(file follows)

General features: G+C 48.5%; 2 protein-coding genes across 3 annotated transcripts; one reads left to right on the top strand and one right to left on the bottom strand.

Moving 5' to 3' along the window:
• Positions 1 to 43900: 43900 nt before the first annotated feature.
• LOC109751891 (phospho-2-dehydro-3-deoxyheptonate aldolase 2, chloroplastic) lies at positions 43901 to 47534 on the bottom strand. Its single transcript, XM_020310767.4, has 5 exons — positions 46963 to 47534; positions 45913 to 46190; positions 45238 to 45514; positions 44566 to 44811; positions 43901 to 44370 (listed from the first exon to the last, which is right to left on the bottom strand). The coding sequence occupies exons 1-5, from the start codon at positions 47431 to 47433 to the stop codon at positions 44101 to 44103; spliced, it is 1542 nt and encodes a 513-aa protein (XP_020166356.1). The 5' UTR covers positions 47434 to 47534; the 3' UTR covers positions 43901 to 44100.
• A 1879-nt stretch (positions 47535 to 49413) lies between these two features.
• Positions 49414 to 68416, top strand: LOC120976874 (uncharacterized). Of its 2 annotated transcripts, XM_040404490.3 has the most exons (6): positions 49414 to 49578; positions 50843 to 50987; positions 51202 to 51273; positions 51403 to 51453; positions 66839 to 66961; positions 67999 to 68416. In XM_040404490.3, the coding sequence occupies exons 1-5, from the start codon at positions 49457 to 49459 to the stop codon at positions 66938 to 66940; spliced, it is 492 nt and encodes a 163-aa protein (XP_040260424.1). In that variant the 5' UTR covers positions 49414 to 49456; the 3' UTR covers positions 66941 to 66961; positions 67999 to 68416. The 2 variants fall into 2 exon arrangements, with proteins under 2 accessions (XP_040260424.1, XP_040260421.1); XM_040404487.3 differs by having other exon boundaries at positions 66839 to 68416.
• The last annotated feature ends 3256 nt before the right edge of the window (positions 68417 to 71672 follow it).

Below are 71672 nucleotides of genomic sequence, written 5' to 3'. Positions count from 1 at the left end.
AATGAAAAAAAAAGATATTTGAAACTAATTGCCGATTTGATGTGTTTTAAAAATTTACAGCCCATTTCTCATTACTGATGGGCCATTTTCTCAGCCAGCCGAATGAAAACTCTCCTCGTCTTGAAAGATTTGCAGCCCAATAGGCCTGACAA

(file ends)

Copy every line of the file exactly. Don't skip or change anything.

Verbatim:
General features: G+C 48.5%; 2 protein-coding genes across 3 annotated transcripts; one reads left to right on the top strand and one right to left on the bottom strand.

Moving 5' to 3' along the window:
• Positions 1 to 43900: 43900 nt before the first annotated feature.
• LOC109751891 (phospho-2-dehydro-3-deoxyheptonate aldolase 2, chloroplastic) lies at positions 43901 to 47534 on the bottom strand. Its single transcript, XM_020310767.4, has 5 exons — positions 46963 to 47534; positions 45913 to 46190; positions 45238 to 45514; positions 44566 to 44811; positions 43901 to 44370 (listed from the first exon to the last, which is right to left on the bottom strand). The coding sequence occupies exons 1-5, from the start codon at positions 47431 to 47433 to the stop codon at positions 44101 to 44103; spliced, it is 1542 nt and encodes a 513-aa protein (XP_020166356.1). The 5' UTR covers positions 47434 to 47534; the 3' UTR covers positions 43901 to 44100.
• A 1879-nt stretch (positions 47535 to 49413) lies between these two features.
• Positions 49414 to 68416, top strand: LOC120976874 (uncharacterized). Of its 2 annotated transcripts, XM_040404490.3 has the most exons (6): positions 49414 to 49578; positions 50843 to 50987; positions 51202 to 51273; positions 51403 to 51453; positions 66839 to 66961; positions 67999 to 68416. In XM_040404490.3, the coding sequence occupies exons 1-5, from the start codon at positions 49457 to 49459 to the stop codon at positions 66938 to 66940; spliced, it is 492 nt and encodes a 163-aa protein (XP_040260424.1). In that variant the 5' UTR covers positions 49414 to 49456; the 3' UTR covers positions 66941 to 66961; positions 67999 to 68416. The 2 variants fall into 2 exon arrangements, with proteins under 2 accessions (XP_040260424.1, XP_040260421.1); XM_040404487.3 differs by having other exon boundaries at positions 66839 to 68416.
• The last annotated feature ends 3256 nt before the right edge of the window (positions 68417 to 71672 follow it).

Below are 71672 nucleotides of genomic sequence, written 5' to 3'. Positions count from 1 at the left end.
AATGAAAAAAAAAGATATTTGAAACTAATTGCCGATTTGATGTGTTTTAAAAATTTACAGCCCATTTCTCATTACTGATGGGCCATTTTCTCAGCCAGCCGAATGAAAACTCTCCTCGTCTTGAAAGATTTGCAGCCCAATAGGCCTGACAA